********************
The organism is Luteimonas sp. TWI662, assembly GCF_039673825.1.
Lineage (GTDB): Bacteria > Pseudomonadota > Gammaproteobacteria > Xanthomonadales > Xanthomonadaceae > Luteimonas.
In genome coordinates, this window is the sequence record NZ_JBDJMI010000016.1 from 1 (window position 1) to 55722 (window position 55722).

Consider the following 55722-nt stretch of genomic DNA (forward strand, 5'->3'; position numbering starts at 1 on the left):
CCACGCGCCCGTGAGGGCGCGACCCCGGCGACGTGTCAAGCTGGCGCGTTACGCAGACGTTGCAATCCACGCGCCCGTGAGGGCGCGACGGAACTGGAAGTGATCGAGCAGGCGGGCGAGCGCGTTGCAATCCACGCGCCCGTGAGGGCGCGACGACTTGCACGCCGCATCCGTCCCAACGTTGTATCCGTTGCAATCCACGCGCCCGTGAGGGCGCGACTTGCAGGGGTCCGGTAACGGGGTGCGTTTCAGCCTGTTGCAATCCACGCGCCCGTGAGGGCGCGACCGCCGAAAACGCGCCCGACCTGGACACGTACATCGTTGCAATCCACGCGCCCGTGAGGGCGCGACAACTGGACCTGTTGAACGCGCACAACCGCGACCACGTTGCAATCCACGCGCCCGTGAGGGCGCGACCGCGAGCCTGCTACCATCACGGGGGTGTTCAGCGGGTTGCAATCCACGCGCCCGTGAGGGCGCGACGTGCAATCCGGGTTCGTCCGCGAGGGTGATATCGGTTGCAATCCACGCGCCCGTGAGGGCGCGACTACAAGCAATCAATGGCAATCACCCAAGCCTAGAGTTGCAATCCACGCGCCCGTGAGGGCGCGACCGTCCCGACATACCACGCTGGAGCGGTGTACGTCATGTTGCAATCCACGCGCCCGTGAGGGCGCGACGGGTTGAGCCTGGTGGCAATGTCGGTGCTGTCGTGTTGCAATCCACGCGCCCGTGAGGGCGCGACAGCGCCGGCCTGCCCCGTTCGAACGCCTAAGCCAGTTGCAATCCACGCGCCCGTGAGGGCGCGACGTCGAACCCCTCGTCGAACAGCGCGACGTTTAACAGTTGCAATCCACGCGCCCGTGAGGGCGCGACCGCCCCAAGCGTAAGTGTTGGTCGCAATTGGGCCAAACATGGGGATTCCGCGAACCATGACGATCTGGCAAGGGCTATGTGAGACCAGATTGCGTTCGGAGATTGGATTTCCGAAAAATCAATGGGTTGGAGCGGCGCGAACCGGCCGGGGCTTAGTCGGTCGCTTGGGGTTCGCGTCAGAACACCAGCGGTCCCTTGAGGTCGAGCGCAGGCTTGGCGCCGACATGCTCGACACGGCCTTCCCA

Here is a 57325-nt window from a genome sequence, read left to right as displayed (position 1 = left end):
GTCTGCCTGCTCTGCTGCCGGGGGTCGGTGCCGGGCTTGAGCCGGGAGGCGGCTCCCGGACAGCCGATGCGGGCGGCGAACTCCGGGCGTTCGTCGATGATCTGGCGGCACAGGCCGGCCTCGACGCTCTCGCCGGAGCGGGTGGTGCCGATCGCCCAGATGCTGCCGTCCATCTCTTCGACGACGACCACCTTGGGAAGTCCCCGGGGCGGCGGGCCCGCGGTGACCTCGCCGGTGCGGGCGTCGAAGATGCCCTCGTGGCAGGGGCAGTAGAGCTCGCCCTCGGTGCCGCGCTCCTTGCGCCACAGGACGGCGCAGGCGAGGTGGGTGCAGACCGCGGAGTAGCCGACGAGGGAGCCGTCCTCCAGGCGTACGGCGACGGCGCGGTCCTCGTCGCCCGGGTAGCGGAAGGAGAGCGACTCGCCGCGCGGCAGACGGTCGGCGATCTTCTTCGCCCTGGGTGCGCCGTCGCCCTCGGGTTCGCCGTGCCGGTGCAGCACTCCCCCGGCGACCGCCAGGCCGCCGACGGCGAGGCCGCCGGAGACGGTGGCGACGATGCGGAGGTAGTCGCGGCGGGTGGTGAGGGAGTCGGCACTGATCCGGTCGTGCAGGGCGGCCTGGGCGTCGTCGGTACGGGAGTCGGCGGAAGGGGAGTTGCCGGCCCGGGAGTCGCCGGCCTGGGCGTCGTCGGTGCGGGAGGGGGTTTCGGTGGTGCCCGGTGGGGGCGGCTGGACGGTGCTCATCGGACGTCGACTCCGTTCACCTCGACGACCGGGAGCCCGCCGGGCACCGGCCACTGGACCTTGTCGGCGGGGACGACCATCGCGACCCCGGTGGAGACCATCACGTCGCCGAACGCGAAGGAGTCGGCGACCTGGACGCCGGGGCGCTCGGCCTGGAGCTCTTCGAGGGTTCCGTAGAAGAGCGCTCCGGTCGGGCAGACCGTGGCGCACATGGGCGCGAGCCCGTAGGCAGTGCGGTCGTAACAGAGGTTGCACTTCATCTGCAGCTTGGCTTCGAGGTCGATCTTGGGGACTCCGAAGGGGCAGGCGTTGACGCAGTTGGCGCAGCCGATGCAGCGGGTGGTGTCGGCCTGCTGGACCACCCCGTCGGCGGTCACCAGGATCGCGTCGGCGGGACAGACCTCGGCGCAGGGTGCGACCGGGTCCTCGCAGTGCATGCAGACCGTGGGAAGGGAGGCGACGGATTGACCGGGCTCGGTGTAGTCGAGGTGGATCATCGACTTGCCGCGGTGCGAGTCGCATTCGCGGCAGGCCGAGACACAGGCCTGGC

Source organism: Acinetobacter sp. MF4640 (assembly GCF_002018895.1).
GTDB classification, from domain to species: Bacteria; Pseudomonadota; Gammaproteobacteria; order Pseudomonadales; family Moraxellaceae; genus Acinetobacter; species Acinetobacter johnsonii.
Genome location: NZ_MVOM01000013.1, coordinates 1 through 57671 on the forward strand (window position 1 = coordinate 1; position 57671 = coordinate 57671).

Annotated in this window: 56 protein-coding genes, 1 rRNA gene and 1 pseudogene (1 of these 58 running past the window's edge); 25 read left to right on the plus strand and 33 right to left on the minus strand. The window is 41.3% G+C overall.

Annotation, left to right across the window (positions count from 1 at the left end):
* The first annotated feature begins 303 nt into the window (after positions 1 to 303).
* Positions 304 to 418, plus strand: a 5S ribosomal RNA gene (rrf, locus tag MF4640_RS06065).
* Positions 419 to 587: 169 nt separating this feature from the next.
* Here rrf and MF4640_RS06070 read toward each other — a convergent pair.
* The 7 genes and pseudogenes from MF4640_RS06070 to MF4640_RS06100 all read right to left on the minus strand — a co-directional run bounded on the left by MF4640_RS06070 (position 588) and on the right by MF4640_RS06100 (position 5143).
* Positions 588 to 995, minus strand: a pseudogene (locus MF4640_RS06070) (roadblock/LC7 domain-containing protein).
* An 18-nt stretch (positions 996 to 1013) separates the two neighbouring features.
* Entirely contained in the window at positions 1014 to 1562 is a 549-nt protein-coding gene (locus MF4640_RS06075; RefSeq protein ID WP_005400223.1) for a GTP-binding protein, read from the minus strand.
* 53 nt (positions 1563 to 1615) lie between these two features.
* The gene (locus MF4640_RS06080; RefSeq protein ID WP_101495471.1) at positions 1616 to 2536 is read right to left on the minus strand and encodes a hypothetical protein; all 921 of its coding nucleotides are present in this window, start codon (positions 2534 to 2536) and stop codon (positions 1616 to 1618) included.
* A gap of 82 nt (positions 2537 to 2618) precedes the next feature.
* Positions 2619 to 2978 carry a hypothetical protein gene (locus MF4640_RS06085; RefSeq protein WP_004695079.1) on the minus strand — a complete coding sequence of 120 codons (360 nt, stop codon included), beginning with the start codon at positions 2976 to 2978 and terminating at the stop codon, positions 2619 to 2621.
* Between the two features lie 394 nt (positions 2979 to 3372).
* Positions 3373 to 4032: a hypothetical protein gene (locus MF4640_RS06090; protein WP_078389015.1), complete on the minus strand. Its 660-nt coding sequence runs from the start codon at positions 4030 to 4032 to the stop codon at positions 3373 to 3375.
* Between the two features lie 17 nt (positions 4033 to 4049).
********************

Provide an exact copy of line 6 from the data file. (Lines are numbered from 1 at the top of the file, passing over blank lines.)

Here is a 57325-nt window from a genome sequence, read left to right as displayed (position 1 = left end):